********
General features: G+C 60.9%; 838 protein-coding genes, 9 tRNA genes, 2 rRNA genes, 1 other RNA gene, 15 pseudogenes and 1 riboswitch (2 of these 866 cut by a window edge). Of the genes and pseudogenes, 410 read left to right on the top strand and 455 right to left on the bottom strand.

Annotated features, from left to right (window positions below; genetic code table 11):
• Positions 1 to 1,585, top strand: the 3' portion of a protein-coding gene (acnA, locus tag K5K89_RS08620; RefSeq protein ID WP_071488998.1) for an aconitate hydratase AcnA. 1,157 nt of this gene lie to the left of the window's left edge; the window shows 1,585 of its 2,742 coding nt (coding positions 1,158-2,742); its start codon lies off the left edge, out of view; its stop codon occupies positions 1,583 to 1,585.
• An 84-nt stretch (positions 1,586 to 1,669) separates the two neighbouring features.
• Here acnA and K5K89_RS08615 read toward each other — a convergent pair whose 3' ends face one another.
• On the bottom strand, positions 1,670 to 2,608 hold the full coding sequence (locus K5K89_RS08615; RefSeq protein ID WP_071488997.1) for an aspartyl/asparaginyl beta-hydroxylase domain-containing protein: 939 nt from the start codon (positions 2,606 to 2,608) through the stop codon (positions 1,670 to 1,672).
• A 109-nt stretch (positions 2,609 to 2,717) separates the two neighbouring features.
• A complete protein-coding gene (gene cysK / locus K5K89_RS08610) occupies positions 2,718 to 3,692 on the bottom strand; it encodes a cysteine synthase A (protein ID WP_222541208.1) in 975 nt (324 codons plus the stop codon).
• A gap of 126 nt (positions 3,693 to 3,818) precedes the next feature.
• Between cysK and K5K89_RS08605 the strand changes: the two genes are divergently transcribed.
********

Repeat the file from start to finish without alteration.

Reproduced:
General features: G+C 60.9%; 838 protein-coding genes, 9 tRNA genes, 2 rRNA genes, 1 other RNA gene, 15 pseudogenes and 1 riboswitch (2 of these 866 cut by a window edge). Of the genes and pseudogenes, 410 read left to right on the top strand and 455 right to left on the bottom strand.

Annotated features, from left to right (window positions below; genetic code table 11):
• Positions 1 to 1,585, top strand: the 3' portion of a protein-coding gene (acnA, locus tag K5K89_RS08620; RefSeq protein ID WP_071488998.1) for an aconitate hydratase AcnA. 1,157 nt of this gene lie to the left of the window's left edge; the window shows 1,585 of its 2,742 coding nt (coding positions 1,158-2,742); its start codon lies off the left edge, out of view; its stop codon occupies positions 1,583 to 1,585.
• An 84-nt stretch (positions 1,586 to 1,669) separates the two neighbouring features.
• Here acnA and K5K89_RS08615 read toward each other — a convergent pair whose 3' ends face one another.
• On the bottom strand, positions 1,670 to 2,608 hold the full coding sequence (locus K5K89_RS08615; RefSeq protein ID WP_071488997.1) for an aspartyl/asparaginyl beta-hydroxylase domain-containing protein: 939 nt from the start codon (positions 2,606 to 2,608) through the stop codon (positions 1,670 to 1,672).
• A 109-nt stretch (positions 2,609 to 2,717) separates the two neighbouring features.
• A complete protein-coding gene (gene cysK / locus K5K89_RS08610) occupies positions 2,718 to 3,692 on the bottom strand; it encodes a cysteine synthase A (protein ID WP_222541208.1) in 975 nt (324 codons plus the stop codon).
• A gap of 126 nt (positions 3,693 to 3,818) precedes the next feature.
• Between cysK and K5K89_RS08605 the strand changes: the two genes are divergently transcribed.